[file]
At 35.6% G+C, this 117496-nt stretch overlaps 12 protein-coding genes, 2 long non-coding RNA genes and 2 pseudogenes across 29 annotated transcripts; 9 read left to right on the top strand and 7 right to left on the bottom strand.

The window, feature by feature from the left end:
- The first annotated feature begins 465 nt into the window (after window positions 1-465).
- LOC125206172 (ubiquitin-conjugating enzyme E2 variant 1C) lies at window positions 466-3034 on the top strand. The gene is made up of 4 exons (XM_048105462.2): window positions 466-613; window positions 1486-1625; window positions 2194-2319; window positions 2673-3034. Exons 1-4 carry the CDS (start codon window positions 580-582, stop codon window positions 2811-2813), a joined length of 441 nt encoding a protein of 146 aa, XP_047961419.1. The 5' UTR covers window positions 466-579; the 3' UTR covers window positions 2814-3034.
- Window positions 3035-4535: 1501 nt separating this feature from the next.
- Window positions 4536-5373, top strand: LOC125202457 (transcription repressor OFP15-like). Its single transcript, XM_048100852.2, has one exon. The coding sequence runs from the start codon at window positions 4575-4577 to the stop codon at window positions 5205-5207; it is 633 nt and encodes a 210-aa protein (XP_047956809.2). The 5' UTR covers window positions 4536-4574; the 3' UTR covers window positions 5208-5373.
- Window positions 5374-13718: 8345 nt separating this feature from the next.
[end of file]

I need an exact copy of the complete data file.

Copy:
At 35.6% G+C, this 117496-nt stretch overlaps 12 protein-coding genes, 2 long non-coding RNA genes and 2 pseudogenes across 29 annotated transcripts; 9 read left to right on the top strand and 7 right to left on the bottom strand.

The window, feature by feature from the left end:
- The first annotated feature begins 465 nt into the window (after window positions 1-465).
- LOC125206172 (ubiquitin-conjugating enzyme E2 variant 1C) lies at window positions 466-3034 on the top strand. The gene is made up of 4 exons (XM_048105462.2): window positions 466-613; window positions 1486-1625; window positions 2194-2319; window positions 2673-3034. Exons 1-4 carry the CDS (start codon window positions 580-582, stop codon window positions 2811-2813), a joined length of 441 nt encoding a protein of 146 aa, XP_047961419.1. The 5' UTR covers window positions 466-579; the 3' UTR covers window positions 2814-3034.
- Window positions 3035-4535: 1501 nt separating this feature from the next.
- Window positions 4536-5373, top strand: LOC125202457 (transcription repressor OFP15-like). Its single transcript, XM_048100852.2, has one exon. The coding sequence runs from the start codon at window positions 4575-4577 to the stop codon at window positions 5205-5207; it is 633 nt and encodes a 210-aa protein (XP_047956809.2). The 5' UTR covers window positions 4536-4574; the 3' UTR covers window positions 5208-5373.
- Window positions 5374-13718: 8345 nt separating this feature from the next.